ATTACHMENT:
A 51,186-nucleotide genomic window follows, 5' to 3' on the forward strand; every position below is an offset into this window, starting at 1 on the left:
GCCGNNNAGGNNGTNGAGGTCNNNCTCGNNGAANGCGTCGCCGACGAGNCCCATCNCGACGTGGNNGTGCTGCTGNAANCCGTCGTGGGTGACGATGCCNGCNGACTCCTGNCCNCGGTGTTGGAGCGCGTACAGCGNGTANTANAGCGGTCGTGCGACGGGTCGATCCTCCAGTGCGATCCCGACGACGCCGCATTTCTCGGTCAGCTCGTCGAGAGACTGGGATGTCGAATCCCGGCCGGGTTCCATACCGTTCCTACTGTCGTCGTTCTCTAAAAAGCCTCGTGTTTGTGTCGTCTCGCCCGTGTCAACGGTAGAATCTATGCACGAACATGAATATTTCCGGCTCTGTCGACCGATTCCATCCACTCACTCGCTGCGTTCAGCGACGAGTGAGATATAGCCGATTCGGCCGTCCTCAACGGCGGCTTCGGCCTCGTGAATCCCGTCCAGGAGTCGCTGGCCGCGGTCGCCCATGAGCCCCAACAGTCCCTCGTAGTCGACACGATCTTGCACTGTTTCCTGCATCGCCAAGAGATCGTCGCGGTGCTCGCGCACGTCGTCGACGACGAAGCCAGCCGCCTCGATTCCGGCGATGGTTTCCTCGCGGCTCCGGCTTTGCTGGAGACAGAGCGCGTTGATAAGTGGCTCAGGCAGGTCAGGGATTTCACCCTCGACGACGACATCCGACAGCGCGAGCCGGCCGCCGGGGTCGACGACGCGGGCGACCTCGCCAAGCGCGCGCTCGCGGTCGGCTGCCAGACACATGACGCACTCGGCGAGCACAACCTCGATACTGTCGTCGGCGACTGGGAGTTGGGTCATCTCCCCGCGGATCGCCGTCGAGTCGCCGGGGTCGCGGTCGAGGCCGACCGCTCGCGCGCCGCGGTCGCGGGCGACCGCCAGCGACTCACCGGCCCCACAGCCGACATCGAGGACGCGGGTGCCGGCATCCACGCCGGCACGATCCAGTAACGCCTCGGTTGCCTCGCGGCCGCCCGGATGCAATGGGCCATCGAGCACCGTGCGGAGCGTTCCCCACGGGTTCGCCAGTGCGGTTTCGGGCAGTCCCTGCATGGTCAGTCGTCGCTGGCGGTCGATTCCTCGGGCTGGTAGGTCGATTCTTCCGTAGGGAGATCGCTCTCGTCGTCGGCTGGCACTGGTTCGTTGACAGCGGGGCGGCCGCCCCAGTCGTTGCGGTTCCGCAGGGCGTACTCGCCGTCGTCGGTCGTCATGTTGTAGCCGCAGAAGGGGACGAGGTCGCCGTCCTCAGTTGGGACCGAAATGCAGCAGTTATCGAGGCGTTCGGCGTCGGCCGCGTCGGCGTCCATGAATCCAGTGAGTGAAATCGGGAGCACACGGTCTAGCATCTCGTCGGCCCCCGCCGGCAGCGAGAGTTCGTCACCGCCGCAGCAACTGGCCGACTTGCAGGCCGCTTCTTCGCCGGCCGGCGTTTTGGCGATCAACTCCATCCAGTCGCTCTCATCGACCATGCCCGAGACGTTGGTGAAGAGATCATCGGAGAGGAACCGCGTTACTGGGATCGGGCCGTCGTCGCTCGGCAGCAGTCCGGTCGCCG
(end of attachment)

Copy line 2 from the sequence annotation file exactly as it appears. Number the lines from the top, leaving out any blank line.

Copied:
GCCGNNNAGGNNGTNGAGGTCNNNCTCGNNGAANGCGTCGCCGACGAGNCCCATCNCGACGTGGNNGTGCTGCTGNAANCCGTCGTGGGTGACGATGCCNGCNGACTCCTGNCCNCGGTGTTGGAGCGCGTACAGCGNGTANTANAGCGGTCGTGCGACGGGTCGATCCTCCAGTGCGATCCCGACGACGCCGCATTTCTCGGTCAGCTCGTCGAGAGACTGGGATGTCGAATCCCGGCCGGGTTCCATACCGTTCCTACTGTCGTCGTTCTCTAAAAAGCCTCGTGTTTGTGTCGTCTCGCCCGTGTCAACGGTAGAATCTATGCACGAACATGAATATTTCCGGCTCTGTCGACCGATTCCATCCACTCACTCGCTGCGTTCAGCGACGAGTGAGATATAGCCGATTCGGCCGTCCTCAACGGCGGCTTCGGCCTCGTGAATCCCGTCCAGGAGTCGCTGGCCGCGGTCGCCCATGAGCCCCAACAGTCCCTCGTAGTCGACACGATCTTGCACTGTTTCCTGCATCGCCAAGAGATCGTCGCGGTGCTCGCGCACGTCGTCGACGACGAAGCCAGCCGCCTCGATTCCGGCGATGGTTTCCTCGCGGCTCCGGCTTTGCTGGAGACAGAGCGCGTTGATAAGTGGCTCAGGCAGGTCAGGGATTTCACCCTCGACGACGACATCCGACAGCGCGAGCCGGCCGCCGGGGTCGACGACGCGGGCGACCTCGCCAAGCGCGCGCTCGCGGTCGGCTGCCAGACACATGACGCACTCGGCGAGCACAACCTCGATACTGTCGTCGGCGACTGGGAGTTGGGTCATCTCCCCGCGGATCGCCGTCGAGTCGCCGGGGTCGCGGTCGAGGCCGACCGCTCGCGCGCCGCGGTCGCGGGCGACCGCCAGCGACTCACCGGCCCCACAGCCGACATCGAGGACGCGGGTGCCGGCATCCACGCCGGCACGATCCAGTAACGCCTCGGTTGCCTCGCGGCCGCCCGGATGCAATGGGCCATCGAGCACCGTGCGGAGCGTTCCCCACGGGTTCGCCAGTGCGGTTTCGGGCAGTCCCTGCATGGTCAGTCGTCGCTGGCGGTCGATTCCTCGGGCTGGTAGGTCGATTCTTCCGTAGGGAGATCGCTCTCGTCGTCGGCTGGCACTGGTTCGTTGACAGCGGGGCGGCCGCCCCAGTCGTTGCGGTTCCGCAGGGCGTACTCGCCGTCGTCGGTCGTCATGTTGTAGCCGCAGAAGGGGACGAGGTCGCCGTCCTCAGTTGGGACCGAAATGCAGCAGTTATCGAGGCGTTCGGCGTCGGCCGCGTCGGCGTCCATGAATCCAGTGAGTGAAATCGGGAGCACACGGTCTAGCATCTCGTCGGCCCCCGCCGGCAGCGAGAGTTCGTCACCGCCGCAGCAACTGGCCGACTTGCAGGCCGCTTCTTCGCCGGCCGGCGTTTTGGCGATCAACTCCATCCAGTCGCTCTCATCGACCATGCCCGAGACGTTGGTGAAGAGATCATCGGAGAGGAACCGCGTTACTGGGATCGGGCCGTCGTCGCTCGGCAGCAGTCCGGTCGCCG